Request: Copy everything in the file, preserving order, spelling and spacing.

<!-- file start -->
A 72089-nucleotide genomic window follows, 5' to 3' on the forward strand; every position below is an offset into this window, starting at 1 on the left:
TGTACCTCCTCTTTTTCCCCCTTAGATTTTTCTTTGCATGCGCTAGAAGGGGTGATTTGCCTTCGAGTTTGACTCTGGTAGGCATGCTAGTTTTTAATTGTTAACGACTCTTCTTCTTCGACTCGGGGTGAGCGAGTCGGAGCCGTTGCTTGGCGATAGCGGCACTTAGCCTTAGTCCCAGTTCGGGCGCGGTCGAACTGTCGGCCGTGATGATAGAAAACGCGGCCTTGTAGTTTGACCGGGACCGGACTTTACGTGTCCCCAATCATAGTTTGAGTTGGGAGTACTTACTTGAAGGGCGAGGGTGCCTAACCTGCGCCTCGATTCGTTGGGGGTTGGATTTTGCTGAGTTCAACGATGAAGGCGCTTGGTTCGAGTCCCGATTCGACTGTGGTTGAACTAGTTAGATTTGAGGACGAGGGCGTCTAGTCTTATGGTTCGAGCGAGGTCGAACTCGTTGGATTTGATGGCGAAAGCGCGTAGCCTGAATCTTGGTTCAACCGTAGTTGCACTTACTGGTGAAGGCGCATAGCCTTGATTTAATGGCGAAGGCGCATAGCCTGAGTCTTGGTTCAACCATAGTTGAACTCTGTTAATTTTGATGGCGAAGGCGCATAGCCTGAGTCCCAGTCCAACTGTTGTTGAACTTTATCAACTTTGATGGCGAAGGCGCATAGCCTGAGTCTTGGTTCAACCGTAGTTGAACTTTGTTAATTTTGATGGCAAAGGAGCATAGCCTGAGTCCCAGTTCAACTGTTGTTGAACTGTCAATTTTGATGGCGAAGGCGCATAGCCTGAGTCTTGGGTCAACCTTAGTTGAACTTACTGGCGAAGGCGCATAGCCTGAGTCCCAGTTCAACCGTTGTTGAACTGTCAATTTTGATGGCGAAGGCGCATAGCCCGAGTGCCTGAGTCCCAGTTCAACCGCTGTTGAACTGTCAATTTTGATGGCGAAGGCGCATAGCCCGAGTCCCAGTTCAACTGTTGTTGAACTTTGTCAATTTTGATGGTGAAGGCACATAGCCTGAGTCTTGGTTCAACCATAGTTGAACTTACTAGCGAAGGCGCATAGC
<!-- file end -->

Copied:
A 72089-nucleotide genomic window follows, 5' to 3' on the forward strand; every position below is an offset into this window, starting at 1 on the left:
TGTACCTCCTCTTTTTCCCCCTTAGATTTTTCTTTGCATGCGCTAGAAGGGGTGATTTGCCTTCGAGTTTGACTCTGGTAGGCATGCTAGTTTTTAATTGTTAACGACTCTTCTTCTTCGACTCGGGGTGAGCGAGTCGGAGCCGTTGCTTGGCGATAGCGGCACTTAGCCTTAGTCCCAGTTCGGGCGCGGTCGAACTGTCGGCCGTGATGATAGAAAACGCGGCCTTGTAGTTTGACCGGGACCGGACTTTACGTGTCCCCAATCATAGTTTGAGTTGGGAGTACTTACTTGAAGGGCGAGGGTGCCTAACCTGCGCCTCGATTCGTTGGGGGTTGGATTTTGCTGAGTTCAACGATGAAGGCGCTTGGTTCGAGTCCCGATTCGACTGTGGTTGAACTAGTTAGATTTGAGGACGAGGGCGTCTAGTCTTATGGTTCGAGCGAGGTCGAACTCGTTGGATTTGATGGCGAAAGCGCGTAGCCTGAATCTTGGTTCAACCGTAGTTGCACTTACTGGTGAAGGCGCATAGCCTTGATTTAATGGCGAAGGCGCATAGCCTGAGTCTTGGTTCAACCATAGTTGAACTCTGTTAATTTTGATGGCGAAGGCGCATAGCCTGAGTCCCAGTCCAACTGTTGTTGAACTTTATCAACTTTGATGGCGAAGGCGCATAGCCTGAGTCTTGGTTCAACCGTAGTTGAACTTTGTTAATTTTGATGGCAAAGGAGCATAGCCTGAGTCCCAGTTCAACTGTTGTTGAACTGTCAATTTTGATGGCGAAGGCGCATAGCCTGAGTCTTGGGTCAACCTTAGTTGAACTTACTGGCGAAGGCGCATAGCCTGAGTCCCAGTTCAACCGTTGTTGAACTGTCAATTTTGATGGCGAAGGCGCATAGCCCGAGTGCCTGAGTCCCAGTTCAACCGCTGTTGAACTGTCAATTTTGATGGCGAAGGCGCATAGCCCGAGTCCCAGTTCAACTGTTGTTGAACTTTGTCAATTTTGATGGTGAAGGCACATAGCCTGAGTCTTGGTTCAACCATAGTTGAACTTACTAGCGAAGGCGCATAGC